While his peers overwhelmingly endorse a major change to the rules about protective head gear, University of Wisconsin men's hockey coach Mike Eaves is slightly torn.
At meetings next month in Indianapolis, the NCAA Ice Hockey Rules Committee is planning to formally recommend a switch from full face shields to three-quarter visors on helmets.
The proposal will be forwarded to the Committee on Competitive Safeguards and, if approved, would be passed on to the Playing Rules Oversight Panel for final consideration.
"People are hopeful," Eaves said after returning from the American Hockey Coaches Association meetings in Florida, where the topic picked up momentum.
The change in head gear has long been sought by college coaches because of the belief it will reduce incidents of reckless behavior by players, thus helping to create a safer environment.
Eaves said wearing full shields lends to the notion of fearlessness, which gives way to players carrying their sticks higher and more dangerously.
The NCAA has long stood firm against change, apparently due to liability concerns, but a recent study indicates removing full face shields would decrease the risk of head injuries.
"It would bring sanity to the game," Eaves said.
"It would increase players' respect for each other," said Andy Hrodey, the athletic trainer for the UW men's team.
Eaves, who played eight seasons in the NHL, recalled putting on a full shield for a pickup game involving his two adult sons and the feeling of invincibility that ensued.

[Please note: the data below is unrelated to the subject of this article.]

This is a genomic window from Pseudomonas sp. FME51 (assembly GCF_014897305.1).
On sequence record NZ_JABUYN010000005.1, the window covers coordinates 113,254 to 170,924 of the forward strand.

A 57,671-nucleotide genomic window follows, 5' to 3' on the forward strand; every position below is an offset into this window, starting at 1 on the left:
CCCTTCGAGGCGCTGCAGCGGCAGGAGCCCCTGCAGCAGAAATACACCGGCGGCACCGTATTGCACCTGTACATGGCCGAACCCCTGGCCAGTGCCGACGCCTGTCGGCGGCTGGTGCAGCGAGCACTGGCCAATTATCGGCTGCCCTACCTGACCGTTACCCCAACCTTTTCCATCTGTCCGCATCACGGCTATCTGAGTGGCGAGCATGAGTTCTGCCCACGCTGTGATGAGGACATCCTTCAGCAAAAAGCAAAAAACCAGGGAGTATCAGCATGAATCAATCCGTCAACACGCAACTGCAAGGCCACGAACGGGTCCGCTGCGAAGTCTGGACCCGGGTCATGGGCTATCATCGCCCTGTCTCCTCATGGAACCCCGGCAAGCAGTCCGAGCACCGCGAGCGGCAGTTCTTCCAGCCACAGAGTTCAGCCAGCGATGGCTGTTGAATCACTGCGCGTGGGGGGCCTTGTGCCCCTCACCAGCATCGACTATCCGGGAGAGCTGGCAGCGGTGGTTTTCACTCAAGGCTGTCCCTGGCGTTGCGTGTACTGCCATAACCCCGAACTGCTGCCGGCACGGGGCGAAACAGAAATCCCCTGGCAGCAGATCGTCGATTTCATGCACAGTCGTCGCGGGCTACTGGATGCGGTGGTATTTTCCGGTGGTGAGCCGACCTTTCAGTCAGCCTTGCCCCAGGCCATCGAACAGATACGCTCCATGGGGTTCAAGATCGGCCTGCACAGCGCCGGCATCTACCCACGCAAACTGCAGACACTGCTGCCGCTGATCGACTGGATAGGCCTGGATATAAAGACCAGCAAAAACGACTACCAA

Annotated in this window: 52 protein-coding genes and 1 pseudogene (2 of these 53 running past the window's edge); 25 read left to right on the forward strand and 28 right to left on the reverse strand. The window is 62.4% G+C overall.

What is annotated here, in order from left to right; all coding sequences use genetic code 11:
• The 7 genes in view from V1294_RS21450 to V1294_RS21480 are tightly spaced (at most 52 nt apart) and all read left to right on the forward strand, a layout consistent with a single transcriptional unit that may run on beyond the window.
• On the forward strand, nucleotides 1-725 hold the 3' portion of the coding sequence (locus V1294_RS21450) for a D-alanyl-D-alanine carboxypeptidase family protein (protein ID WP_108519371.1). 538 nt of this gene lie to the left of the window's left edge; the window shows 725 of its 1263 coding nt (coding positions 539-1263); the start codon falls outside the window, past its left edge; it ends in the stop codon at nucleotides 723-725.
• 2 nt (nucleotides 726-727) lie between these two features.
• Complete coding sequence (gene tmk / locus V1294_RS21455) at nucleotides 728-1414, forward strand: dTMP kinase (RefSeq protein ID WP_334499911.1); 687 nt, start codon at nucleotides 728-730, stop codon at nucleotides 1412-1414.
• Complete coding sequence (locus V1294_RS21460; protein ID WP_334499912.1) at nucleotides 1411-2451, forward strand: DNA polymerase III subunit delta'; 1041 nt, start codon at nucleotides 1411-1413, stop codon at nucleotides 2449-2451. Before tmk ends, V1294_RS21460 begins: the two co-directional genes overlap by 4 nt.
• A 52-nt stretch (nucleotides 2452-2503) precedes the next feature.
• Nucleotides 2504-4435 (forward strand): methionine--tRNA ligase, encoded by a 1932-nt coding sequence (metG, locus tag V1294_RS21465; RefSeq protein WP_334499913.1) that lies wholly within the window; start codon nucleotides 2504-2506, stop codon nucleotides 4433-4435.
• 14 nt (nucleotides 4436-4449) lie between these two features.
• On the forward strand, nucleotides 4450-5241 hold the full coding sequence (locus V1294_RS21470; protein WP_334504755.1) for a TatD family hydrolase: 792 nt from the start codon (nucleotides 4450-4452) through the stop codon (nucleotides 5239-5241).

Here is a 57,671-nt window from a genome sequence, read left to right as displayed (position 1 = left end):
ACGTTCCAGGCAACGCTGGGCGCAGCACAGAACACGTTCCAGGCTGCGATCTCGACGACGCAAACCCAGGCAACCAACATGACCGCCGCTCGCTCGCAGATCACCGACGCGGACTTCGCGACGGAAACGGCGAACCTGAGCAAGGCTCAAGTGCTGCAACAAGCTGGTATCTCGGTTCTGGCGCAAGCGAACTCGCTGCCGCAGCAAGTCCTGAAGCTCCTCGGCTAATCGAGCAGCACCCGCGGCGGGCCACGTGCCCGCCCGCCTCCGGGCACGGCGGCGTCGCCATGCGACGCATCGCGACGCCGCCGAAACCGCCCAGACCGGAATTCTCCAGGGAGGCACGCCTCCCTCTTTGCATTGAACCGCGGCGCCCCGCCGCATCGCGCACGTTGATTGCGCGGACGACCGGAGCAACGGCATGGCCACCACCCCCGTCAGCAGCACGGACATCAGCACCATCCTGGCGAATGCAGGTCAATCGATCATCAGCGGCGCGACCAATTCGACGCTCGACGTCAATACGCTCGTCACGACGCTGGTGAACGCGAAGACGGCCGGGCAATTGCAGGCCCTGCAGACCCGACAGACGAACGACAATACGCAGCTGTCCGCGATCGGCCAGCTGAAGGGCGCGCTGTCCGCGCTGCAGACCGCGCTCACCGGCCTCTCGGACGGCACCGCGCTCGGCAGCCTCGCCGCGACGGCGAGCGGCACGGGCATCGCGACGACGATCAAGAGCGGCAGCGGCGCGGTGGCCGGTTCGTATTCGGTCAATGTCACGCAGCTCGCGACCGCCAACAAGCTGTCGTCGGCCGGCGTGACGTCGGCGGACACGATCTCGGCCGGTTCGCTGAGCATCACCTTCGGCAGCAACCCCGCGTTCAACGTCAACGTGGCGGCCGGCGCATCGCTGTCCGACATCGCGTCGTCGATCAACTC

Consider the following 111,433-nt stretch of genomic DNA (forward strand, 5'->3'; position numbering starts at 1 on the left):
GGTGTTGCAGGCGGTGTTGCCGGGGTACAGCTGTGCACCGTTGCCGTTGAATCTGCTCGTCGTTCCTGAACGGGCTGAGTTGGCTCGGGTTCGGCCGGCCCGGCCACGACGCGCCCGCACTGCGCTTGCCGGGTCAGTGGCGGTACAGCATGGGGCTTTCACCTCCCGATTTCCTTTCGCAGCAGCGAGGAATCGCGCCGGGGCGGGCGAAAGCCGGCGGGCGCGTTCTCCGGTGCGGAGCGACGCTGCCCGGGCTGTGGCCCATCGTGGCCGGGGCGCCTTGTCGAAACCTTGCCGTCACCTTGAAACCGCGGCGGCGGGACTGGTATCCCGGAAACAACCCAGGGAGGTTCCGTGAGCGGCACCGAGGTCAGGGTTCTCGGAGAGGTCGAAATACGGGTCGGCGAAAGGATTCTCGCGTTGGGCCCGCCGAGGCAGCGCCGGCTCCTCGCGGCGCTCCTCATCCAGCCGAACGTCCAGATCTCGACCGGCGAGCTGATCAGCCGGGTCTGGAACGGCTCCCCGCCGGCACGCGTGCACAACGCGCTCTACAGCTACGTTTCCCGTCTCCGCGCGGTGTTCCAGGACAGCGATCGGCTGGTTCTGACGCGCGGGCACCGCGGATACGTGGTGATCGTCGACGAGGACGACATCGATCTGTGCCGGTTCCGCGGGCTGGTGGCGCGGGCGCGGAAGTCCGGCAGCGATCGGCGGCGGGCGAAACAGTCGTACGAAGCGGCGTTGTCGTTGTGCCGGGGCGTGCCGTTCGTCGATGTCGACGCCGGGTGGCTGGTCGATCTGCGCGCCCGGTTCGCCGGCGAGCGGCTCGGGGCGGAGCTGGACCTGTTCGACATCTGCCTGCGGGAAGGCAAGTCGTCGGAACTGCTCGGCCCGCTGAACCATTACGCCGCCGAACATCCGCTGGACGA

"You go hell-bent for election," he said.
But switching to a three-quarter shield — which is used in every major international league for players 18 and older, including the NHL — is not without concern, according to Eaves.
If the three-quarter visor isn't worn properly to cover the face, an errant stick could cause serious eye and mouth injuries. He believes that if the smaller shield is adopted at the college level, then all players should be required to wear mouth guards.
Mouth guards are required now, according to Hrodey, but some players don't wear them and game officials are lax in enforcing the rule.
All UW players are fitted for mouth guards "and I enforce it as much as I can," Hrodey said.
Players who don't wear mouth guards tend to do so because it's harder to communicate on the ice while wearing one, but Eaves said safety should take precedence if college hockey decides to change its approach to face shields.
"If you don't wear the visor right — down over your nose — and you get a stick up in the face you could get a serious eye injury or lose some teeth," he said. "Mouth guards should be mandatory."